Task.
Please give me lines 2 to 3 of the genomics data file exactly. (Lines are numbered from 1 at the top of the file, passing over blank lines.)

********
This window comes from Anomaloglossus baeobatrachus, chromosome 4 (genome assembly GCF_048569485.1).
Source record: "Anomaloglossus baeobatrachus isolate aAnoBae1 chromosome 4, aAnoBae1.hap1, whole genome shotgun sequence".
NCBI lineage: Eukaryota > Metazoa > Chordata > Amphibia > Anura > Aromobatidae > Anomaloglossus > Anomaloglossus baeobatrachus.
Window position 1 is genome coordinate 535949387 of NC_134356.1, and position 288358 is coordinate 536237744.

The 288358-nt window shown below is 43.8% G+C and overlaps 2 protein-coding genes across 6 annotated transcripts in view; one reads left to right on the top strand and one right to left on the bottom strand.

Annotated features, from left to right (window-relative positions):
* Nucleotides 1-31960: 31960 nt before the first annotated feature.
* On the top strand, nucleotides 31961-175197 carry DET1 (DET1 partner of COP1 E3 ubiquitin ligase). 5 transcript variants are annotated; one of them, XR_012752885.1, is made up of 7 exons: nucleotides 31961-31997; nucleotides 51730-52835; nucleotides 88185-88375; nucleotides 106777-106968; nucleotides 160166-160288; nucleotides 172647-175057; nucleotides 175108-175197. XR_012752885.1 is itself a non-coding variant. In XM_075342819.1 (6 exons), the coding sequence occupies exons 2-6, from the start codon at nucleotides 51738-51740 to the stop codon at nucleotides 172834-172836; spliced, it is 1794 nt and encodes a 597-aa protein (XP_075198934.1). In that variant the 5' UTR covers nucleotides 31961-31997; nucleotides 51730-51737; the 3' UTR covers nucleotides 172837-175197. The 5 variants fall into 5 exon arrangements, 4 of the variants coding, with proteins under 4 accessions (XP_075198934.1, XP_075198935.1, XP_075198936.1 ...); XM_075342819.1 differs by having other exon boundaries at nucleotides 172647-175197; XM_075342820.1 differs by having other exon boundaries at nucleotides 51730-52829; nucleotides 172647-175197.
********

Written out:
Source record: "Anomaloglossus baeobatrachus isolate aAnoBae1 chromosome 4, aAnoBae1.hap1, whole genome shotgun sequence".
NCBI lineage: Eukaryota > Metazoa > Chordata > Amphibia > Anura > Aromobatidae > Anomaloglossus > Anomaloglossus baeobatrachus.